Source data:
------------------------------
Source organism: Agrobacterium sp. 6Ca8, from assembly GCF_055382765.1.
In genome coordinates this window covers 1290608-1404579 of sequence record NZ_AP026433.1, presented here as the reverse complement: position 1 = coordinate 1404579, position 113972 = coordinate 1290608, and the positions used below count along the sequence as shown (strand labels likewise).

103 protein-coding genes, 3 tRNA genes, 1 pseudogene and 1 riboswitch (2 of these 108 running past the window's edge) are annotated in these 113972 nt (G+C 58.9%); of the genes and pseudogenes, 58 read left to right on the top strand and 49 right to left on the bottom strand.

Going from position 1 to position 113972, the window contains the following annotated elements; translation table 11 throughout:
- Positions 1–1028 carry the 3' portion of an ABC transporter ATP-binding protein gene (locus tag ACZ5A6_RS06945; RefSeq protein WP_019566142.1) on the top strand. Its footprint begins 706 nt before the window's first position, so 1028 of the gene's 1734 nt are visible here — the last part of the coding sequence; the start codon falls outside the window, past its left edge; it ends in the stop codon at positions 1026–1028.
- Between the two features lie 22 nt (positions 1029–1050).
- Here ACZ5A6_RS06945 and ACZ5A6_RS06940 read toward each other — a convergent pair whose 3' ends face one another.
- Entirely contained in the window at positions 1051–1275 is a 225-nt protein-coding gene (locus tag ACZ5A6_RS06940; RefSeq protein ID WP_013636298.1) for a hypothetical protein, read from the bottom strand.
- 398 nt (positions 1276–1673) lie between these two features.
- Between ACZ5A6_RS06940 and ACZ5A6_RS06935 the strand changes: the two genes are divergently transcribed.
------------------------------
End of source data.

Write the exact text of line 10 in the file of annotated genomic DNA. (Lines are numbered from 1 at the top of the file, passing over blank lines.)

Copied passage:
- Between ACZ5A6_RS06940 and ACZ5A6_RS06935 the strand changes: the two genes are divergently transcribed.